Spend a day, or several, at Westmoreland State Park
by Lisa Hinton-Valdrighi
Everybody has a summer to-do list and mine included spending a day at Westmoreland State Park near Montross.
The 1,321-acre park is perched on the Potomac River and is one of two state parks in the Northern Neck. The park includes hiking and cycling trails, beaches, a pool and stop-in-your-track views of the Potomac and its wetlands.
Listed on the National Register of Historic Places, Westmoreland State Park is the perfect place for family adventures and lasting memories.
It was a hot, humid August day when I caught up with tent campers Mike Wilhelm of Crewe and his daughter Ryan. They were packing up from a three-day daddy-daughter camping trip. It was their first to Westmoreland State Park. They’d been hiking, swimming, looking for shark’s teeth and fishing. Making memories to last a lifetime.
Just around the corner on a cliff overlooking the Potomac, several adults gathered on the deck of their cabin after a morning boat ride.
Camping, in all forms from tents to cabins, is popular at the park. In fact, almost all of the park’s 32 cabins were rented the day I visited, according to Ranger Marti Combs. There’s a variety of lodging options, from bare bones rustic to the Potomac Retreat, which has five bedrooms and sleeps up to 16. Camping cabins, on the other hand, don’t have a bathroom, kitchen, heat or air conditioning.
“Camping cabins are very primitive, a step up from tent camping,” said Combs. “It’s for people who are not ready for tent camping but don’t have an RV.”
In between camping cabins and the resort-like retreat are log and cinderblock cabins with kitchens, living areas, bedrooms, heat pumps and wood-burning fireplaces.
Wear your hiking boots, or at least a comfortable pair of walking shoes, because there are seven trails equaling more than seven miles of scenic paths at the park, including the popular Big Meadow Trail which leads visitors to Fossil Beach. The beach is a hotbed for wanna-be archaeologists and shark enthusiasts in search of fossils and prehistoric shark teeth.
Savannah Regan of Mechanicsville and her family were busy sifting through sand, along with about 50 other hopefuls. A few were happy just to spot a blue crab or two in the shallows leading to a marsh, where Turkey Neck Trail takes visitors to a wetlands overlook. We spotted blue herons, turtles and beautiful wildflowers in the deck that jets out over the marsh.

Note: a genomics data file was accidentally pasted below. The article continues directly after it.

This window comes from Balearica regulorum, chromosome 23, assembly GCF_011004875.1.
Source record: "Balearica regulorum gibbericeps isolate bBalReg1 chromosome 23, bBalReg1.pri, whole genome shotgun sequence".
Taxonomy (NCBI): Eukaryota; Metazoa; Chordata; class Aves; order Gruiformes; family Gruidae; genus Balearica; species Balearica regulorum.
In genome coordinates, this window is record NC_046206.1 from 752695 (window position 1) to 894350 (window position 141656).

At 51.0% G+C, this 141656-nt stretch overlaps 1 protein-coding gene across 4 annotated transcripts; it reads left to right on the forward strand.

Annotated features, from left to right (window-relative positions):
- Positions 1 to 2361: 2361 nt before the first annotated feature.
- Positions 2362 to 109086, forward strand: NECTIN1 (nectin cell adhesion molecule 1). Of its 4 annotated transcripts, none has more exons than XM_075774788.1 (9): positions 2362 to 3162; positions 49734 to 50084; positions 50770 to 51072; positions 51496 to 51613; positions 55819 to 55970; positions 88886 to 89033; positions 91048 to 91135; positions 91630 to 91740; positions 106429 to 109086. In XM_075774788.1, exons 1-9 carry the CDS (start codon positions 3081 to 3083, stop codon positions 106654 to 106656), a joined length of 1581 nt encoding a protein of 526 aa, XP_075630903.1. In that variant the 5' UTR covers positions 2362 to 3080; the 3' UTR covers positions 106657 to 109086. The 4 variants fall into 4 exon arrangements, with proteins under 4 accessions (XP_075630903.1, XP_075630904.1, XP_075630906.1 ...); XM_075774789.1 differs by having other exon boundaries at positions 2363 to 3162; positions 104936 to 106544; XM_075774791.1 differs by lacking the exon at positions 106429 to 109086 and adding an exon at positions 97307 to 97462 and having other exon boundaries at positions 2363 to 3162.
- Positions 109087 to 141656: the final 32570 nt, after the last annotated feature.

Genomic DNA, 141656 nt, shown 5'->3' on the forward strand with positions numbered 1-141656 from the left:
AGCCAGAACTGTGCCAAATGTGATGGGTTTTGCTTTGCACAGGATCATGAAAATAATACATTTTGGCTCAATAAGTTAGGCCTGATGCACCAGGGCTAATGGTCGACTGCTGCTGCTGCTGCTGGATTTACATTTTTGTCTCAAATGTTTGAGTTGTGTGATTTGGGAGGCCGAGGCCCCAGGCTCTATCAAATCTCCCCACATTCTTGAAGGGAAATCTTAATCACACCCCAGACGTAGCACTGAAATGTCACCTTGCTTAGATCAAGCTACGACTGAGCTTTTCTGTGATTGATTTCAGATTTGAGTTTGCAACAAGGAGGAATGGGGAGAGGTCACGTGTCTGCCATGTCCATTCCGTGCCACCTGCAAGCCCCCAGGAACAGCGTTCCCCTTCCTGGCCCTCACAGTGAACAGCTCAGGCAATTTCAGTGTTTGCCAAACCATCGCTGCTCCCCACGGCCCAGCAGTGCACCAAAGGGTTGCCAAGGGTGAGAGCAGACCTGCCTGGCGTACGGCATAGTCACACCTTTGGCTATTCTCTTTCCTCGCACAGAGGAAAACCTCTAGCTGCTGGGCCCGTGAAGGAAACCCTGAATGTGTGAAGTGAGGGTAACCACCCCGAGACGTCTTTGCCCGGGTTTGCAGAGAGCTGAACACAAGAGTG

The .6-mile Big Meadow Trail is easy on the knees on the way down but a little more challenging on the upward climb back to the parking area adjacent to the visitor’s center, which is open 8 a.m. to 4:30 p.m. year round with extended hours during the prime season. The visitor’s center includes a gift shop and exhibit area, 24-hour restrooms and helpful rangers.
A short walk from the visitor’s center is the Discovery Center, where I caught up with Americorps member Gunnar Leming. He was showing a corn snake to Ellie Long of Blacksburg before the afternoon shark’s tooth necklace making workshop.
The Discovery Center is where most of the park’s daily family activities and programs are held or originate, such as the critter hike, fossil hike and animal feeding.
Swimming and boating
Love water activities? Well there’s plenty at the park. Fishing in the Potomac is available year round with a valid fishing license. Boaters can use the boat ramp for fishing or water sports and there’s also a fishing pier available.
Rock Spring Pond boasts a variety of fish including bass and catfish. A freshwater license is also required.
Paddleboats, kayaks and stand-up paddle boards can be rented at the boathouse, which sells ice, bait and tackle, along with some snacks.
When I was visiting several families were using the picnic area and a few sunbathers and swimmers were on the half-mile of beachfront.
I opted to cool off after a hike or two with a dip in the Olympic-sized pool. In the summer, swimming is free for overnight camping guests but a day pass can be purchased for a minimal fee. The pool includes a waterslide and lifeguards are on duty.
An adjacent snack bar is convenient if you forgot to pack a picnic. The menu offers pizzas, burgers, hot dogs and ice cream.
A storm rolled in and cut my leisurely soak in the pool short. And I didn’t get to dip my feet in the Potomac either. I’ll have to save that for my next trip. And there “will” be a next trip because everyone also has a “someday” list and mine now includes spending a whole weekend at Westmoreland State Park.
Visit the Westmoreland State Park website at dcr.virginia.gov/state-parks/parkfees for rates and fees related to camping, parking, equipment rental and swimming.
Westmoreland State Park
145 Cliff Road
Montross, VA 22520 493-8821